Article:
Russian President Vladimir Putin said that using the coronavirus to score political points is undermining faith in authorities across the world and worsening the pandemic, in a joint call with Chinese Premier Xi Jinping on Friday.
The two world leaders appeared at the Eastern Economic Forum, held in Russia’s Far East capital, Vladivostok. “It is even more important now, in my opinion, to discard politicization and fight together to overcome the pandemic and its consequences. This is vital for all of humanity,” Putin said. In addition, he argued, efforts to use the unprecedented crisis to sideline rivals and bolster influence is hurting confidence in public health messages.
In a video message broadcast to attendees, Xi also emphasized the need to rally the global community around tackling Covid-19. “We must support each other’s efforts in the fight against the pandemic by increasing cooperation in the development and production of vaccines as a global public good,” he said. “We must resolutely fight attempts to politicize the topic of vaccines and the question of the origin of the pandemic.”
Last month, China rejected calls from the World Health Organization for a new investigation into how the virus appeared, with Beijing saying it backs ‘scientific’ efforts, rather than ‘political’ ones. A delegation from the public health body was sent to Wuhan, where the first known cases were documented, in January. However, it failed to reach a conclusion as to how the outbreak had started, and there have been demands for further studies.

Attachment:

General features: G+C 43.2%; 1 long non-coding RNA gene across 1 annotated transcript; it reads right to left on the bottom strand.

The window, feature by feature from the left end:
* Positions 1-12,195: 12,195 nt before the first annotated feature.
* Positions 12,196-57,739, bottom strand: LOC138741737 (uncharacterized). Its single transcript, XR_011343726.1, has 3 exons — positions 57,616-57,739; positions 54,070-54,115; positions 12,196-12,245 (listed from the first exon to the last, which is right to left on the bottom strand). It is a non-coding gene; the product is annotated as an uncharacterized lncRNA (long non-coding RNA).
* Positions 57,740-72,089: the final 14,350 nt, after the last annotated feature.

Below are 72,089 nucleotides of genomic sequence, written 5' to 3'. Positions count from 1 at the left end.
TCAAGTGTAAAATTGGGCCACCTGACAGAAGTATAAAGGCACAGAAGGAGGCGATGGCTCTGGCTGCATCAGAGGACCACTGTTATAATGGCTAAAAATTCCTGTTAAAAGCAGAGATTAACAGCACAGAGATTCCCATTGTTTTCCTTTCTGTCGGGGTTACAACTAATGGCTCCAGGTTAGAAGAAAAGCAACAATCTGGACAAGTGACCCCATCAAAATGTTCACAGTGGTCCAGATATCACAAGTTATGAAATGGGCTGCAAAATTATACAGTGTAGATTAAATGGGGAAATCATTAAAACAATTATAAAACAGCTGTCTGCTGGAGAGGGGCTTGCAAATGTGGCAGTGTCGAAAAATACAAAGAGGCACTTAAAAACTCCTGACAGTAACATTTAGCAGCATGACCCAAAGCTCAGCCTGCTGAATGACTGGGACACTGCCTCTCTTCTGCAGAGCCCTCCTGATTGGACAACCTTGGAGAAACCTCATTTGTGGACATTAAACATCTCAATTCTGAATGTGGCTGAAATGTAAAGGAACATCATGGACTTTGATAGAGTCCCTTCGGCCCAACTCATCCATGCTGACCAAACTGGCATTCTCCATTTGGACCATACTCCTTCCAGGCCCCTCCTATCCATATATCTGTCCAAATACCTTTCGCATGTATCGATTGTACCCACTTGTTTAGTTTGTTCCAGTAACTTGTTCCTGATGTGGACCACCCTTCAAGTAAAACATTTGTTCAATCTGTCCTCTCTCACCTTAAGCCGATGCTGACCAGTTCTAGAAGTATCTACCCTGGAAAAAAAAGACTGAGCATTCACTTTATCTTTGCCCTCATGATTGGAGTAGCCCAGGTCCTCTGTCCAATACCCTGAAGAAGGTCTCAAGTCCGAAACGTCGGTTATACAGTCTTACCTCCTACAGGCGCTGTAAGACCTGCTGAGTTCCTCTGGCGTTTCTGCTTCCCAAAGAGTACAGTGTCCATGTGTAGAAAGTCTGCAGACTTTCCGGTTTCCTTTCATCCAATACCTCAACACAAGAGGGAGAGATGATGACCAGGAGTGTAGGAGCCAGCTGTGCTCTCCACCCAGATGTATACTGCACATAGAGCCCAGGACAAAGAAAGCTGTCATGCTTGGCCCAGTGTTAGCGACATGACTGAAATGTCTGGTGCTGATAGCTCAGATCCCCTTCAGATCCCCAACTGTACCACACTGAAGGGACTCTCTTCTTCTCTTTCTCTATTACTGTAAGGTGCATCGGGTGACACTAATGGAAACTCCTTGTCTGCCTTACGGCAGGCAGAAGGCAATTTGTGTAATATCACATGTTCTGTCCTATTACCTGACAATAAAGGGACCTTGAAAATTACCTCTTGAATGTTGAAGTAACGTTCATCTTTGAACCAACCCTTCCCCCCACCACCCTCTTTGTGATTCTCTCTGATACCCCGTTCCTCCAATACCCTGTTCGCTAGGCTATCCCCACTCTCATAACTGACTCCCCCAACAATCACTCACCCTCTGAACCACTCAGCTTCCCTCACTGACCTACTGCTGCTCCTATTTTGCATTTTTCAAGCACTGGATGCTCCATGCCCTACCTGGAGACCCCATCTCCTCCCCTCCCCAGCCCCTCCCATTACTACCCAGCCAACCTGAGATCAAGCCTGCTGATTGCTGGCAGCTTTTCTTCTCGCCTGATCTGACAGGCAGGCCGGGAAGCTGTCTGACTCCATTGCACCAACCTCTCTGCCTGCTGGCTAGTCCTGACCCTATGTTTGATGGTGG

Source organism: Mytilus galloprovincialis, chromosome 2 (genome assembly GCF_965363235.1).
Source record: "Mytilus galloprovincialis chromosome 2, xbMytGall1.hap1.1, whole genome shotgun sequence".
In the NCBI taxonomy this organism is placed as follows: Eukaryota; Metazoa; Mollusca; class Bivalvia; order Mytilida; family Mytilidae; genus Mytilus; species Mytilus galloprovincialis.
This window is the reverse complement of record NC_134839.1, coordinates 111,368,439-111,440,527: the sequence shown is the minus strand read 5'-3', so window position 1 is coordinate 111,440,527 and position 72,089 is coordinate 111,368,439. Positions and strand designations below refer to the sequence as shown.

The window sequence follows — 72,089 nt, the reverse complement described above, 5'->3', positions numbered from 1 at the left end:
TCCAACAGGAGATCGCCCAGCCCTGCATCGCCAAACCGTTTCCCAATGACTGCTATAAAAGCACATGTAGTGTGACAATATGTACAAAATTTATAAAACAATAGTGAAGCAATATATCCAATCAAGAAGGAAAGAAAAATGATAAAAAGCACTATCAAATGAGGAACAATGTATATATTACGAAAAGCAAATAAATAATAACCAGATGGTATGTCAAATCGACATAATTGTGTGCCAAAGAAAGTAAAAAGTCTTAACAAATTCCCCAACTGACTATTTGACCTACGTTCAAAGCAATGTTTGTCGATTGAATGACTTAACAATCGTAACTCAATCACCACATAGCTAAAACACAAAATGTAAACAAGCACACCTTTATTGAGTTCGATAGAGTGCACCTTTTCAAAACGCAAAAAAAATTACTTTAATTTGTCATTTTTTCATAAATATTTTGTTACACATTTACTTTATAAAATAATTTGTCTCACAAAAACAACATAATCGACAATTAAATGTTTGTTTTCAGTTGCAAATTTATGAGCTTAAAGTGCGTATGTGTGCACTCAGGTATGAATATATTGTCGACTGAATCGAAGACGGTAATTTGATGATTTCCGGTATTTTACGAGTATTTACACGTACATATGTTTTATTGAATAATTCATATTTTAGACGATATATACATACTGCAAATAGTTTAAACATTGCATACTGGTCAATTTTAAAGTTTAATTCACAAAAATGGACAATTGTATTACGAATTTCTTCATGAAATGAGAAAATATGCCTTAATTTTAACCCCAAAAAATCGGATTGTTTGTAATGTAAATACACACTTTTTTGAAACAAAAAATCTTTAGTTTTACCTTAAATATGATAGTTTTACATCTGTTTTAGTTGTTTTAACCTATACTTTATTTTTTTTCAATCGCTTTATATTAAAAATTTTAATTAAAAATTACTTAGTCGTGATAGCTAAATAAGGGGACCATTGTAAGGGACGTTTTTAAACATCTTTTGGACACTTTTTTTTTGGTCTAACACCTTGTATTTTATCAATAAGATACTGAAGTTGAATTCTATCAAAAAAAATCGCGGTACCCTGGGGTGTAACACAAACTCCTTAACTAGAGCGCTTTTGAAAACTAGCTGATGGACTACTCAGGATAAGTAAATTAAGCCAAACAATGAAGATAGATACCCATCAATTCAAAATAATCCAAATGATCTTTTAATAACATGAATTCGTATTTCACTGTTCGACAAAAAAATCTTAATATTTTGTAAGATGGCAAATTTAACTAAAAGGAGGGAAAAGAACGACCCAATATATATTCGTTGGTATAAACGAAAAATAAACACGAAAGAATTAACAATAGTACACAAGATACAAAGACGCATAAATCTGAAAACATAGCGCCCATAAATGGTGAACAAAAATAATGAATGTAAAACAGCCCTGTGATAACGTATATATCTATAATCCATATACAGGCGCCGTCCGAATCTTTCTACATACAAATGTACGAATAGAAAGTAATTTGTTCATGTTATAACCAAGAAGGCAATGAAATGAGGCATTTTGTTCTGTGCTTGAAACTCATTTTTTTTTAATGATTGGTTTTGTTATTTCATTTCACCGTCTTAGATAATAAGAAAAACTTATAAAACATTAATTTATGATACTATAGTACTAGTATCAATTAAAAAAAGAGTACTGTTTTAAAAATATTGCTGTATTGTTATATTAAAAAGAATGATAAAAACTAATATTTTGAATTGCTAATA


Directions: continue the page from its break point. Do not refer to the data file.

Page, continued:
Both Russia and China have themselves been accused of using ‘vaccine diplomacy’ to strengthen their influence and bolster their reputations abroad. However, the two nations firmly deny the charges, insisting they are making as many jabs as possible available to those who need them.
In an exclusive interview with RT earlier this year, one of Russia’s top diplomats at the United Nations, Deputy Permanent Representative Dmitry Polyanskiy said that, “Unfortunately, there is such a thing as Covid diplomacy,” but that “this is not our choice.” According to him, Moscow doesn’t “seek to get any specific advantage in this regard or use [vaccines as] a tool of Russian influence. We just think that we have a very efficient vaccine which is quite popular and in big demand. So what is so bad for us to promote this vaccine and to offer it to other countries which are ready to get this vaccine?”
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